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April 3, 2014
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Vail Daily column: A simple, telling question

Here’s a quick test for whether you lean more Republican or Democrat: Should the minimum wage be raised?

Answer carefully. The question is a tap root into political belief as it relates to your heart, your mind and, of course, the role of government.

Partisans and nonpartisans alike are for everyone doing well, living good lives and making good livings.

The mischief just lies in how best to get there.

The Democrats tend to cast this discussion in terms of everyone’s right to a “liveable wage” and government’s responsibility to set things right.

The problem is that adding costs has a direct connection to rising prices. Lifting the minimum wage becomes a short-term solution that all too-quickly gets eaten up in higher expenses for living.

That “liveable” wage no longer is so liveable. Now what? Raise minimum wage again?

The problem is that doesn’t seem to work for very long.

Republicans will tend to decry the effect on jobs, show the business world’s empty pockets and declare that artificially raising the minimum wage will wreak havoc on an always fragile economy.

Businesses won’t be able to hire as many or promote the best employees and too many will wind up closing because they can’t afford to stay in business.

HYPERBOLE ON BOTH SIDES

Of course, that’s exaggerated, too. These are Republicans and Democrats we’re talking about, right? Everything now is all hyperbole, hot smoke and run to your favorite news outlet to tell you the facts as you want to hear them.

Small and larger businesses close all the time in the best of economies. It’s a tough world. The affordability of labor argument’s ultimate baseline goes back to the Civil War. The South claimed it had to have slave labor.

Government is the hallmark of civilization. Government strangles civilization. Both statements are absolutely true, as we well know. Another point is that a government’s harm or benefit depends on who is doing the governing. And what a complicated mess that is at every level.

Government is no more all powerful than it is all wise. Recessions may ease or worsen with government actions, but they still visit, along with the occasional bubble. Then we have the “politics” aspect that makes what already is difficult nearly impossible for all the jockeying for influence and power.

Still, we have to decide.

Raise the minimum wage or trust market forces to settle the question?

After all, we each choose to go for this job over that, to study or play, work harder or enjoy free time more, to work for ourselves or others, and so on.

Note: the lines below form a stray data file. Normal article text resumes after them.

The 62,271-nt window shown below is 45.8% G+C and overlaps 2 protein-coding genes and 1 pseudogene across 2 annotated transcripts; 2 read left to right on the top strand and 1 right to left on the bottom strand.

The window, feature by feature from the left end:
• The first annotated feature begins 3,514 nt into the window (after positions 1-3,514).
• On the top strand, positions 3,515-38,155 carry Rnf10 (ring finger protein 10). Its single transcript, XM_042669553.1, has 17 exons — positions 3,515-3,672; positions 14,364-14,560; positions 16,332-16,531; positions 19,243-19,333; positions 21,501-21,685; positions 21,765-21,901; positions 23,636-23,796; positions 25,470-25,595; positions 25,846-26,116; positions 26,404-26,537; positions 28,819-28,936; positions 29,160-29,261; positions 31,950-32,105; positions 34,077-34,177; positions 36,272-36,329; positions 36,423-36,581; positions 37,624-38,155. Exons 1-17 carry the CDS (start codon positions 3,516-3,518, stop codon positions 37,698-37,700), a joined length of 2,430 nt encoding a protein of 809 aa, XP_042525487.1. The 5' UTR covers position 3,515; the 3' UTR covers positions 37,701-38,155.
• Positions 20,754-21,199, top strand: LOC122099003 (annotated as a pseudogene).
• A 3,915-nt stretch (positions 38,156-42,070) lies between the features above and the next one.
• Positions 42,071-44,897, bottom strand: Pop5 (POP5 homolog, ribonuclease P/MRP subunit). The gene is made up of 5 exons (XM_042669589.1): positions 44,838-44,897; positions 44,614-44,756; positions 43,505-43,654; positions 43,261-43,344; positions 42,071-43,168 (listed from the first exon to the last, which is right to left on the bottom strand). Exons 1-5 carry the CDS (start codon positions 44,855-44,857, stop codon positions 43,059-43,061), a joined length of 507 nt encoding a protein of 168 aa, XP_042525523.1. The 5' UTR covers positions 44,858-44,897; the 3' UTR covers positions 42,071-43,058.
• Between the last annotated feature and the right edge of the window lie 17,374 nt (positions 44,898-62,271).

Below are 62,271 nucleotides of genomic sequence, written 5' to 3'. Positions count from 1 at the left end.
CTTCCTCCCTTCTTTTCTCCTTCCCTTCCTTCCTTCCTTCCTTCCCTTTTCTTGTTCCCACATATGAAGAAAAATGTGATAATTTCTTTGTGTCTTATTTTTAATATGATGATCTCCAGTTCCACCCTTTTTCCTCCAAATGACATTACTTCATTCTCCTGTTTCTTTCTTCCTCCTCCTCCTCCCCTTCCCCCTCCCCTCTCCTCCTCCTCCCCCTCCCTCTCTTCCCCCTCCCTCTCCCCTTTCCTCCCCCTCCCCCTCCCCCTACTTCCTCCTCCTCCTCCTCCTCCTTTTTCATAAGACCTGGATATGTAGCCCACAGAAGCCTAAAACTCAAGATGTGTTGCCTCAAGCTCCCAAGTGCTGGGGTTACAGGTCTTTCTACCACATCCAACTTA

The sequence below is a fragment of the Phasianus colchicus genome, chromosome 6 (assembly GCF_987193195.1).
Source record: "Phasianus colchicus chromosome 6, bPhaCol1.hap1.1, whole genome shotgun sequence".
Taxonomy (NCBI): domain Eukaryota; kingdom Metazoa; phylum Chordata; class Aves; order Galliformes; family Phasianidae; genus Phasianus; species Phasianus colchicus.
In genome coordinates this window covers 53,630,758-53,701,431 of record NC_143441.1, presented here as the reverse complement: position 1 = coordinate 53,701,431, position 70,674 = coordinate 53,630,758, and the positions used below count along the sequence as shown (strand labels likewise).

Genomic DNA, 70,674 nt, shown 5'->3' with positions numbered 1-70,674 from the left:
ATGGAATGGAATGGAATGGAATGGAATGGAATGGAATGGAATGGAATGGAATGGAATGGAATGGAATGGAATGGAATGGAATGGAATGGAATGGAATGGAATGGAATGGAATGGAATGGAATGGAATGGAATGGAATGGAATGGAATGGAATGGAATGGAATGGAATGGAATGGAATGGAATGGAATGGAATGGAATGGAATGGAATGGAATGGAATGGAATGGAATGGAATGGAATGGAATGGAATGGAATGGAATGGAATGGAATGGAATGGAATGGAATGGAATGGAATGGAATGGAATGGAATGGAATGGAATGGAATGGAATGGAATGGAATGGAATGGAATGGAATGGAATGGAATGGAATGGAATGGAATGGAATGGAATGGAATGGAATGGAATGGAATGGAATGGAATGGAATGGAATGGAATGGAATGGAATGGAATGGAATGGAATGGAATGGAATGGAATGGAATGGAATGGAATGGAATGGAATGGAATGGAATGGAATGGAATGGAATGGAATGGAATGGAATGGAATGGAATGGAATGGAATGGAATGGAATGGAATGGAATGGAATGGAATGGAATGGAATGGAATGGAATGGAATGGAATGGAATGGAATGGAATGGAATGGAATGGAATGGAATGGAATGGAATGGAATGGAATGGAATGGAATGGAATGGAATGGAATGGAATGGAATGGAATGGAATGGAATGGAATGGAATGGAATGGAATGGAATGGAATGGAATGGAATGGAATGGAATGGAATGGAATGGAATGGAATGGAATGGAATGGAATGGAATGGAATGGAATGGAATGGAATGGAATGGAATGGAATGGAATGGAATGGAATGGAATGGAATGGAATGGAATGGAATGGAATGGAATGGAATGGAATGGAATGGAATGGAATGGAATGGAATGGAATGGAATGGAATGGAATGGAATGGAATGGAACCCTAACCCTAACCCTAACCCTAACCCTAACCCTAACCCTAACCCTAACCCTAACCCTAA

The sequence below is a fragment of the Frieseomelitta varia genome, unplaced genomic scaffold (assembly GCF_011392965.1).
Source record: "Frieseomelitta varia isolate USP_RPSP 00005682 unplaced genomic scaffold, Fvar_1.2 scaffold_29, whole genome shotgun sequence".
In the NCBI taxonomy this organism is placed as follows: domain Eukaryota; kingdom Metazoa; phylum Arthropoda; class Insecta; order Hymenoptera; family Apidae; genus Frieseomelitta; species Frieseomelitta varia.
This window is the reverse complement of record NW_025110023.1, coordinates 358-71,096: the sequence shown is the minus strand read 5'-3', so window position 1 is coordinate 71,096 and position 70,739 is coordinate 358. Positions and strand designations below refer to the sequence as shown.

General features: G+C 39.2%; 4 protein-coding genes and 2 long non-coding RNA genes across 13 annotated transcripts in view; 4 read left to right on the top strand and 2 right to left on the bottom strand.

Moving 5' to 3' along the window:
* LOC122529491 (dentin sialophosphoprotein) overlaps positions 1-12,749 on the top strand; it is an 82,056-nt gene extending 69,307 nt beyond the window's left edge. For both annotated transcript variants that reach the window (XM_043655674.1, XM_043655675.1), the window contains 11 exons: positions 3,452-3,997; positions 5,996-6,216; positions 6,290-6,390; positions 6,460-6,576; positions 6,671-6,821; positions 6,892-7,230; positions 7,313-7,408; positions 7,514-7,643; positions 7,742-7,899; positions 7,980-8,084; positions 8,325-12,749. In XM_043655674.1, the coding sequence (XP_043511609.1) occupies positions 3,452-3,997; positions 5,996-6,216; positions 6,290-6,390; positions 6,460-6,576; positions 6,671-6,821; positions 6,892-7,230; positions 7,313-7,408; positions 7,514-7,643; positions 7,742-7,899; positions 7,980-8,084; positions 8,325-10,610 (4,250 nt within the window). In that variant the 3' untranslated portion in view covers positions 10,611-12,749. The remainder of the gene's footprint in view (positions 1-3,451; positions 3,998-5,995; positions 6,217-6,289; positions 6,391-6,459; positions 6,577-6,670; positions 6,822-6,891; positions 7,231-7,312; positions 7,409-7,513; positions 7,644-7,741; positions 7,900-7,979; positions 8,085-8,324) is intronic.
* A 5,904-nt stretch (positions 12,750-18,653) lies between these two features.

Out of that stew come CEOs and day laborers. Ski Patrol is hiring, if you are skilled enough. The pay is low, but what a job.

It’s even a little more than minimum. I’m pretty sure if they can’t find the right people to fill the jobs, the pay will go up.

Ski Patrol’s bosses’ bosses make a lot more, maybe as much as the whole unit’s payroll. Essentially, the same calculations are at play between supply and demand.

What’s fair? What leads to the best collective result? To identify as Republican or Democrat in this case especially seems to distill to your root ethics.

Are you more about liberty or leveling the playing field? The logical arguments out there with respect to minimum wage strike me as equally compelling. And so we each have to dig a little deeper for where we come down on the topic.

I find myself going more to personal responsibility and opportunity to choose what jobs I pursue, with their attendant consequences. I tended to work a little harder for a little less than some others in roles that engaged me, and wound up here.

I might have done better and might have done worse. But I had the tiller. That does inform my views about a lot of things, including minimum wage.

Whether to raise it is a deceptively simple question and so telling about us.

Editor and Publisher Don Rogers can be reached at drogers@vaildaily.com or 970-748-2920.

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The VailDaily Updated Apr 3, 2014 10:40PM Published Apr 3, 2014 04:12PM Copyright 2014 The VailDaily. All rights reserved. This material may not be published, broadcast, rewritten or redistributed.